Richardson Best Explains the Facts on The Middle East Situation

While the media (and most bloggers) concentrate on three candidates with the least experience, Bill Richardson demonstrates again why he is qualified to be president. Writing in The Washington Post, Richardson argues Why We Should Exit Iraq Now. Richardson understands what most of the other candidates do not, that it is our very presence in Iraq which inflames the situation and strengthens the hands of the terrorists who are taking advantage of the situation.

While many of the Democrats do not go far enough, it remains the Republicans (other than Ron Paul) who are totally clueless. A meme going through some Republican sites today is that Osama bin Laden wants us to leave Iraq, and therefore we should remain so that we don’t do as he desires. Beyond the point that we should not allow bin Laden to influence our decisions either way, we must also question why he calls for the United States to leave. Having the United States in Iraq attracts many to bin Laden’s cause. Bin Laden benefits as long as he can call on the United States to leave, but once we do leave we remove this recruitment tool from al Qaeda.

Richardson argues similarly when he discusses the situation:

Those who think we need to keep troops in Iraq misunderstand the Middle East. I have met and negotiated successfully with many regional leaders, including Saddam Hussein. I am convinced that only a complete withdrawal can sufficiently shift the politics of Iraq and its neighbors to break the deadlock that has been killing so many people for so long.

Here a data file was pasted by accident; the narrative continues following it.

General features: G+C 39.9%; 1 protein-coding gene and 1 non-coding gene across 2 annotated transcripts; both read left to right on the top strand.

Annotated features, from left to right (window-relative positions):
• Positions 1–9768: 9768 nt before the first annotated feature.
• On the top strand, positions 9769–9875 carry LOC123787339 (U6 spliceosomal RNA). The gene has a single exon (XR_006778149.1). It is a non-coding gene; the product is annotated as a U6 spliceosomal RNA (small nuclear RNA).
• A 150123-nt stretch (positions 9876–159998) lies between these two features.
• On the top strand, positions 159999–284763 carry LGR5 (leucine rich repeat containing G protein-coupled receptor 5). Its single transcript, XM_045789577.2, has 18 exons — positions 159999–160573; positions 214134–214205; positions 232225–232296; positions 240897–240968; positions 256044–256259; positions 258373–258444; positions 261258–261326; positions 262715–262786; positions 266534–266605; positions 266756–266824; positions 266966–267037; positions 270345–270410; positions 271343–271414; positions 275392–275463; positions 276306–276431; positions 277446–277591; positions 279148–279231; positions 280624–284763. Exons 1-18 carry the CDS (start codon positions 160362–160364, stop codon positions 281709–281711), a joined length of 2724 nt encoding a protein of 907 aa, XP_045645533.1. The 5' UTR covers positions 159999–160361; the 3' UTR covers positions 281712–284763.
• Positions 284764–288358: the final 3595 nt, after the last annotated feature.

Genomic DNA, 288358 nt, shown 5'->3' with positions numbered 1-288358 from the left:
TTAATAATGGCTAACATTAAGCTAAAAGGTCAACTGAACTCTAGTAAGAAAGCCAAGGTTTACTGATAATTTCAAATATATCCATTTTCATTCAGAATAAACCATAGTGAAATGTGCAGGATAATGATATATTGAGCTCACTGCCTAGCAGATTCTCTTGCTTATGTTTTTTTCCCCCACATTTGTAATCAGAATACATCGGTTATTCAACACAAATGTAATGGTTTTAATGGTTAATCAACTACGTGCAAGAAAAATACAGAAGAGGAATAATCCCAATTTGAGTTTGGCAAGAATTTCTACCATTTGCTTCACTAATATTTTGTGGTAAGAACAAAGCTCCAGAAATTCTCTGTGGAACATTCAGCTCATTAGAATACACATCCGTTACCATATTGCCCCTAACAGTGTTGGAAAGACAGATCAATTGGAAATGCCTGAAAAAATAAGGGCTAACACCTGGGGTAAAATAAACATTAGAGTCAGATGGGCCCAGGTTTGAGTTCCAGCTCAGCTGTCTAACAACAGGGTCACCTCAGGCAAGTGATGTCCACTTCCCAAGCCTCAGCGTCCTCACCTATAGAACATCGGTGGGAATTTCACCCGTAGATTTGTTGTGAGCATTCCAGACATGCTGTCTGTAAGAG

Our troops have done everything they were asked to do with courage and professionalism, but they cannot win someone else’s civil war. So long as American troops are in Iraq, reconciliation among Iraqi factions is postponed. Leaving forces there enables the Iraqis to delay taking the necessary steps to end the violence. And it prevents us from using diplomacy to bring in other nations to help stabilize and rebuild the country.

The presence of American forces in Iraq weakens us in the war against al-Qaeda. It endows the anti-American propaganda of those who portray us as occupiers plundering Iraq’s oil and repressing Muslims. The day we leave, this myth collapses, and the Iraqis will drive foreign jihadists out of their country. Our departure would also enable us to focus on defeating the terrorists who attacked us on Sept. 11, those headquartered along the Pakistan-Afghanistan border — not in Iraq.

Another example of Richardson’s view of foreign policy was recently discussed, with an excerpt from his article on A New Realism in The Harvard International Review.

It is a shame that our political process is largely based upon sound bites and one minute responses to questions in a pseudo-debate. When Richardson is out campaigning, or writing on his views in greater detail, he appears much more presidential than during the debates. The news media prefers to make a news story out of a comment which was clearly a joke while paying little attention to matters of substance such as Richardson’s writings on foreign policy.